Yaakov’s reaction, and that expressed later by King Solomon, was conveying his excitement that God has chosen of necessity, “a place,” a primary location to teach and concretize for mankind the ideas of God’s providence, and that His providence can relate to every individual. By stepping on and ascending the metaphorical ladder through actual growth in knowledge and honing proper actions, our relationship to the one, non-physical God of the universe is changed and enhanced. Designating “a place” in the world where such an actual occurrence of divine providence took place, is the “honor to God,” that Avraham, son of Maimonides alluded to in his commentary. An actual “place,” makes firm in our minds the veracity of this important and fundamental principle of Judaism. But God’s interaction with people is not confined to any “place” notwithstanding that “the place” can give one added inspiration.
To emphasize this idea for all future humanity, Yaakov anoints the rock under his head, the very site of this prophetic and philosophic insight he received directly from God. When King Solomon concludes his inauguration of the first Holy Temple on that same spot in Jerusalem where Yaakov had his prophetic dream he prays,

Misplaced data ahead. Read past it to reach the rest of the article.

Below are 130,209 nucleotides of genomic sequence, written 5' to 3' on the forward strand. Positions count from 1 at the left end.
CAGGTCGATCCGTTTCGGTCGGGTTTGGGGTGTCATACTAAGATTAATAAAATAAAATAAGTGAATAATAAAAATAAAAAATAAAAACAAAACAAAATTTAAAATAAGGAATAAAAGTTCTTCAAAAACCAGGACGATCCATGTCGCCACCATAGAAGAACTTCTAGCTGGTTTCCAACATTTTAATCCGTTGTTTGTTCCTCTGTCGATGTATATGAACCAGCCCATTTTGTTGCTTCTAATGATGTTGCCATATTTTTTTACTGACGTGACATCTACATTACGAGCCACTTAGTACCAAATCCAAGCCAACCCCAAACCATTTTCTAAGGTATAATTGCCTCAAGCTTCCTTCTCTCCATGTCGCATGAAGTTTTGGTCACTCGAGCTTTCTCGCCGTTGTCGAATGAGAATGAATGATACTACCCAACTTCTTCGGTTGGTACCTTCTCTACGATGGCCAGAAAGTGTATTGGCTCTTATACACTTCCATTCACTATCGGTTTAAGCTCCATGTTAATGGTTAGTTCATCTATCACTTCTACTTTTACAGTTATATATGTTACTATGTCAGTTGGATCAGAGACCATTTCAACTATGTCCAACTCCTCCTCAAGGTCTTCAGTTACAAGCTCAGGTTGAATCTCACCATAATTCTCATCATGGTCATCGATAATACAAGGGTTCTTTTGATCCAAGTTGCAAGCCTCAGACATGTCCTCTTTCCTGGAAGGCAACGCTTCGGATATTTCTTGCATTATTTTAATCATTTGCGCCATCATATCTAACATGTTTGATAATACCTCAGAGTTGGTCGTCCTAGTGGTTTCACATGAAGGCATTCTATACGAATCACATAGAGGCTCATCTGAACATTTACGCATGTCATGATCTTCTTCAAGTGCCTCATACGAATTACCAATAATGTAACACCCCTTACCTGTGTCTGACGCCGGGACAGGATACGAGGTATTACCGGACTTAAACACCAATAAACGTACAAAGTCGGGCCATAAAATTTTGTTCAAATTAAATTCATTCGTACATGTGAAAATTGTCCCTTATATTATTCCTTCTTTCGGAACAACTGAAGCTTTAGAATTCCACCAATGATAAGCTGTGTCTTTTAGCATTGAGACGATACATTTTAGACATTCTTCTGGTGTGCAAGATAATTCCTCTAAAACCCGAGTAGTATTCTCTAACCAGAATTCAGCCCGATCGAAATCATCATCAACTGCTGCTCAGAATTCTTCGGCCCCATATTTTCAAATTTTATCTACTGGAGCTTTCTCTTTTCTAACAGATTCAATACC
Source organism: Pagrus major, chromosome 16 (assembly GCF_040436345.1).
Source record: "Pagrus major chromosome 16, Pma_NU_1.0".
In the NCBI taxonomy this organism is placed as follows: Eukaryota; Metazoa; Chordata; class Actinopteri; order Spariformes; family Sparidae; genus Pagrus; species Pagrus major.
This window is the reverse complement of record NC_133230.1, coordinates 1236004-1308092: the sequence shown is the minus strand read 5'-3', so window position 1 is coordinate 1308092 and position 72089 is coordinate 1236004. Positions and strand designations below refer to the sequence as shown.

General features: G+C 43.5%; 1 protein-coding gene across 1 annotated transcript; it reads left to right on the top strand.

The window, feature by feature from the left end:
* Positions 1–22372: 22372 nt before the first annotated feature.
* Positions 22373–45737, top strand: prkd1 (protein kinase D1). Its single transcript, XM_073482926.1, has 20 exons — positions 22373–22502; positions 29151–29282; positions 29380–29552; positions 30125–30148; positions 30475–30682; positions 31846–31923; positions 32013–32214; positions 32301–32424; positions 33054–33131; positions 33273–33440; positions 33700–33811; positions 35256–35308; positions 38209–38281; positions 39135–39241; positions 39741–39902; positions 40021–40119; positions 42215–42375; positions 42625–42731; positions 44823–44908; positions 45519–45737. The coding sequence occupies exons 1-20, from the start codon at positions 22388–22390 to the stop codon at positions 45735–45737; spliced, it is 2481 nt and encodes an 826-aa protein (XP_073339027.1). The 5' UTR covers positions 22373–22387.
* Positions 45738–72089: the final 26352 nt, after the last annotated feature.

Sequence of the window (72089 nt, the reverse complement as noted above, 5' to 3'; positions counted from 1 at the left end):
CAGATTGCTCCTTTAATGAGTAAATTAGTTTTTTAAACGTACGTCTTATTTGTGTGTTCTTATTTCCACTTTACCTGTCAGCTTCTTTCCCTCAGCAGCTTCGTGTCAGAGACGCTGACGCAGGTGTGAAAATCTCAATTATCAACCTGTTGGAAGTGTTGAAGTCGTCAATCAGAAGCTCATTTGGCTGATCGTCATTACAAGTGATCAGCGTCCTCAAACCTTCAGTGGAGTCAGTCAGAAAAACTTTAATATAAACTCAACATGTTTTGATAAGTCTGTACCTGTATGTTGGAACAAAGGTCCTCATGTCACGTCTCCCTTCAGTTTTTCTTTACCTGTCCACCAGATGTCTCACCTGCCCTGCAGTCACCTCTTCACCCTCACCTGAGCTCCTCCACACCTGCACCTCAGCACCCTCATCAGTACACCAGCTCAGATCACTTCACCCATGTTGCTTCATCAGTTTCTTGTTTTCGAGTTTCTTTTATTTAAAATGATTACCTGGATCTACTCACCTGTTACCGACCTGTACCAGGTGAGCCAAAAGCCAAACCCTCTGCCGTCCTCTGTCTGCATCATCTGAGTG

“Moreover concerning the stranger that is not of Your people Israel, when they shall come out of a far country for Your name’s sake, for they shall hear of Your great name and of Your mighty hand and of Your outstretched arm, when he shall come and pray toward this house, hear Thou in heaven Your dwelling place and do according to all that the stranger calls to You for; that all the peoples of the earth may know your name, to have awe of You as do Your people Israel and that they may know that Your name is called upon this house which I have built.” (Kings I, 8: 41-44)
“For My house will be called a house of prayer for all peoples.” (Isaiah, 56:7)
So may it be their will. Shabbat Shalom,
Rabbi Robert Kaplan